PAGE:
1. Can Colts' offense build on its solid foundation?
The Colts' offense has built a strong foundation of ball security through four games with Carson Wentz at quarterback. Wentz has had zero turnover-worthy plays, per Pro Football Focus, and the Colts enter Week 5 with a plus-four turnover differential (the Ravens are minus-one).
But the next step for the Colts' offense will be to build more explosive plays on that foundation. The Colts have 10 passing plays of 20 or more yards, tied for the fifth-lowest in the NFL; the Baltimore Ravens are tied for 21st with 15 passing plays of 20 yards allowed.
"He's playing the position in a good manner. Now it's just a question of continuing to make the plays we know he's capable of of making, plays that are big plays in games," head coach Frank Reich said. "Now you gotta pick the pace up on that without giving back too much on the other side. Because it's always a risk/reward, you take chances making plays and it's always a chance that you're putting things at risk.
"So it's always that fine balance. I think Carson is at a spot right now in his career, in this specific season where I think he has the right mindset, he's got a very mature mindset on it. He understands what his role is and what he has to do for us to play winning football on offense."
The push-pull of aggression and discipline, as Wentz described it, is a difficult balance to strike. But for a quarterback who led the NFL in "turnover-worthy" plays in 2020, the foundation of ball security is an important one.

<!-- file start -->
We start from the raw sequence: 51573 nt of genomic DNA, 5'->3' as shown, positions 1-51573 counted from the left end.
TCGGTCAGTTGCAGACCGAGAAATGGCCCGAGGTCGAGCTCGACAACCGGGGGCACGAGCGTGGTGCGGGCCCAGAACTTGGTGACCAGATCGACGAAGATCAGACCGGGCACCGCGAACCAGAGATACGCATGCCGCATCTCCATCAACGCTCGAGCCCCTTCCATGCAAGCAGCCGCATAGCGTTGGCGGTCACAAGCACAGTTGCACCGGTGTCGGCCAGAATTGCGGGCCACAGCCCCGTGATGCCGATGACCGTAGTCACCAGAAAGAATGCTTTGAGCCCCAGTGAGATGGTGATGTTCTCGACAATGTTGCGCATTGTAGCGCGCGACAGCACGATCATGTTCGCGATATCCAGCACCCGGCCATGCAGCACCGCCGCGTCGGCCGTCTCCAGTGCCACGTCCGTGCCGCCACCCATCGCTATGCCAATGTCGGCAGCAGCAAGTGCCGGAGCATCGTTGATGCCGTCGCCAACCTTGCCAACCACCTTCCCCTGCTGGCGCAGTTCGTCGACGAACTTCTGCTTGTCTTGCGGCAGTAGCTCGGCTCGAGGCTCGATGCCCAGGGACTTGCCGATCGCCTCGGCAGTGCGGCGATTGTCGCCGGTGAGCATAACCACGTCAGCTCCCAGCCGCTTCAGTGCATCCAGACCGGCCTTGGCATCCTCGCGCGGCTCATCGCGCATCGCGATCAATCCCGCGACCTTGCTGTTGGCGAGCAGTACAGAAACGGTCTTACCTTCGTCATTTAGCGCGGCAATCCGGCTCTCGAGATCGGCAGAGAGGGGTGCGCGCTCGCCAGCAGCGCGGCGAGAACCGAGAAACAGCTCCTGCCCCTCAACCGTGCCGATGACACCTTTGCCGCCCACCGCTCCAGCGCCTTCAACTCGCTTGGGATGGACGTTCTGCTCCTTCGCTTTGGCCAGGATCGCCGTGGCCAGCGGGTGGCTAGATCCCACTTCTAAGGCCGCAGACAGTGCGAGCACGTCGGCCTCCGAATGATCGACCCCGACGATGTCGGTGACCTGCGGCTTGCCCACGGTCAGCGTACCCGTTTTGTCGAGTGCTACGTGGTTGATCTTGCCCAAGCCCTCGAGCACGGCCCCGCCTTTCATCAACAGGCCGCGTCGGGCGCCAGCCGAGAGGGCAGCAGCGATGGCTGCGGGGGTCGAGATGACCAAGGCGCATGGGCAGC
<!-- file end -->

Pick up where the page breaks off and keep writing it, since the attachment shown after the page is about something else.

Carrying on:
Because that foundation also includes taking care of the ball in the pocket. Wentz fumbled 58 times in 68 games with the Eagles, while he's only fumbled once in four games with the Colts (and that came on a botched snap on fourth-and-one in Week 1). That's an important part of this because trying to take downfield shots requires a quarterback to hang on to the ball for a little bit longer in the pocket.
"(Carson's) been very judicious, very judicious not only throwing the ball, but the other big emphasis from coming off of last year was ball security in the pocket," Reich said. "We know every week that's a challenge and this team that we're playing this week, they're good. This team we're playing this week is really good at getting the ball out."
An example of what Reich mentioned: While Baltimore's defense only has one fumble recovery this year, they were third in the NFL with 12 takeaways on fumbles in 2020.
2. Baltimore will bring the blitz.
Entering Week 5, only the Kansas City Chiefs played a higher percentage of their defensive coverage snaps in cover-0 (straight man-to-man with no safety help and several blitzing defenders) than the Ravens (13 percent), per Pro Football Focus. It's no surprise the Ravens are fifth in blitz rate this season, again per PFF – about one-third of Baltimore's defensive snaps against passing plays have been blitzes.
So the Colts will have to be ready for that pressure, whether it's with an all-out cover-0 blitz or simulated pressure with four rushers and good, disguised zone coverage on the back end.
"The thing about them is they'll do both at any point and time," Wentz said. "They'll make it look like they're playing two-deep coverage and next thing you know it's Cover-0 and then vice versa. You just have to be on it. It takes maybe a little extra prep and film studying and all that and just having an answer for if they do bluff it here, what's my go to? If they do bring it, I have to make sure I have a hot or a quick answer. Just takes a little extra preparation and extra communication."
3. A funky aspect to the Ravens' offense.
For as efficient as Baltimore's offense is, it's had some rather odd struggles on third down.